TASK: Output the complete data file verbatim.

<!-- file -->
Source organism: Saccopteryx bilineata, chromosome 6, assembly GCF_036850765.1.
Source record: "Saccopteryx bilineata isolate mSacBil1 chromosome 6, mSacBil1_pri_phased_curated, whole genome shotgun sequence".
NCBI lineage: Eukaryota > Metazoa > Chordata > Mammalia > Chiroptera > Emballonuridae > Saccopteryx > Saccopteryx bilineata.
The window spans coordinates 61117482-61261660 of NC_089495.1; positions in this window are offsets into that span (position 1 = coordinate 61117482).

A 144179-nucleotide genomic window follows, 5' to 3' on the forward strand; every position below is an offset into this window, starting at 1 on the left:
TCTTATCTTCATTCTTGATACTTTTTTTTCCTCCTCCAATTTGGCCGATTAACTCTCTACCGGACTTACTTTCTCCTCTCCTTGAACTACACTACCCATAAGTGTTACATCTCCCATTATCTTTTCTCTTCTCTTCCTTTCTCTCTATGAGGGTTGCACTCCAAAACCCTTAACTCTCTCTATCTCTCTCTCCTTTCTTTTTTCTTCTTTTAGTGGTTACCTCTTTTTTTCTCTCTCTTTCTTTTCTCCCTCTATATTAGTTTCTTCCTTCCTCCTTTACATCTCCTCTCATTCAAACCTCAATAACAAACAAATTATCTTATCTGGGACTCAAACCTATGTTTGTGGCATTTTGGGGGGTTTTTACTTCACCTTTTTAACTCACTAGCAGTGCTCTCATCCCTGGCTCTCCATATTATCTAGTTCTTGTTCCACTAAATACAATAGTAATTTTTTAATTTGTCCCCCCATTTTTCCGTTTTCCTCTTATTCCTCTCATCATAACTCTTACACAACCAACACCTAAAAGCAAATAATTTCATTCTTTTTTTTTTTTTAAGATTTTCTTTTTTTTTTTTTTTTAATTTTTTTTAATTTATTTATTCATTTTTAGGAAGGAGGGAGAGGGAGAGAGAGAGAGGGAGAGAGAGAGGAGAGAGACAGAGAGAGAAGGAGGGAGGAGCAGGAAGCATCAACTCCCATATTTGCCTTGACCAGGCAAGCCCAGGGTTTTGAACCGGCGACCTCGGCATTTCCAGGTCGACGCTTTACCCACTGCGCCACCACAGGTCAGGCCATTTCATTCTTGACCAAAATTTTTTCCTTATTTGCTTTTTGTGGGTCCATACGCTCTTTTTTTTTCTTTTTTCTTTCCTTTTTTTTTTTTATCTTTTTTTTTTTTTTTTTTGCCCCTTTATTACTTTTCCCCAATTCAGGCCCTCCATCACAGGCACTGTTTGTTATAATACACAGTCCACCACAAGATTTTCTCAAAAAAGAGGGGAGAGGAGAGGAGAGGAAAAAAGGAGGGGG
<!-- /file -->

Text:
Source organism: Saccopteryx bilineata, chromosome 6, assembly GCF_036850765.1.
Source record: "Saccopteryx bilineata isolate mSacBil1 chromosome 6, mSacBil1_pri_phased_curated, whole genome shotgun sequence".
NCBI lineage: Eukaryota > Metazoa > Chordata > Mammalia > Chiroptera > Emballonuridae > Saccopteryx > Saccopteryx bilineata.
The window spans coordinates 61117482-61261660 of NC_089495.1; positions in this window are offsets into that span (position 1 = coordinate 61117482).

A 144179-nucleotide genomic window follows, 5' to 3' on the forward strand; every position below is an offset into this window, starting at 1 on the left:
TCTTATCTTCATTCTTGATACTTTTTTTTCCTCCTCCAATTTGGCCGATTAACTCTCTACCGGACTTACTTTCTCCTCTCCTTGAACTACACTACCCATAAGTGTTACATCTCCCATTATCTTTTCTCTTCTCTTCCTTTCTCTCTATGAGGGTTGCACTCCAAAACCCTTAACTCTCTCTATCTCTCTCTCCTTTCTTTTTTCTTCTTTTAGTGGTTACCTCTTTTTTTCTCTCTCTTTCTTTTCTCCCTCTATATTAGTTTCTTCCTTCCTCCTTTACATCTCCTCTCATTCAAACCTCAATAACAAACAAATTATCTTATCTGGGACTCAAACCTATGTTTGTGGCATTTTGGGGGGTTTTTACTTCACCTTTTTAACTCACTAGCAGTGCTCTCATCCCTGGCTCTCCATATTATCTAGTTCTTGTTCCACTAAATACAATAGTAATTTTTTAATTTGTCCCCCCATTTTTCCGTTTTCCTCTTATTCCTCTCATCATAACTCTTACACAACCAACACCTAAAAGCAAATAATTTCATTCTTTTTTTTTTTTTAAGATTTTCTTTTTTTTTTTTTTTTAATTTTTTTTAATTTATTTATTCATTTTTAGGAAGGAGGGAGAGGGAGAGAGAGAGAGGGAGAGAGAGAGGAGAGAGACAGAGAGAGAAGGAGGGAGGAGCAGGAAGCATCAACTCCCATATTTGCCTTGACCAGGCAAGCCCAGGGTTTTGAACCGGCGACCTCGGCATTTCCAGGTCGACGCTTTACCCACTGCGCCACCACAGGTCAGGCCATTTCATTCTTGACCAAAATTTTTTCCTTATTTGCTTTTTGTGGGTCCATACGCTCTTTTTTTTTCTTTTTTCTTTCCTTTTTTTTTTTTATCTTTTTTTTTTTTTTTTTTGCCCCTTTATTACTTTTCCCCAATTCAGGCCCTCCATCACAGGCACTGTTTGTTATAATACACAGTCCACCACAAGATTTTCTCAAAAAAGAGGGGAGAGGAGAGGAGAGGAAAAAAGGAGGGGG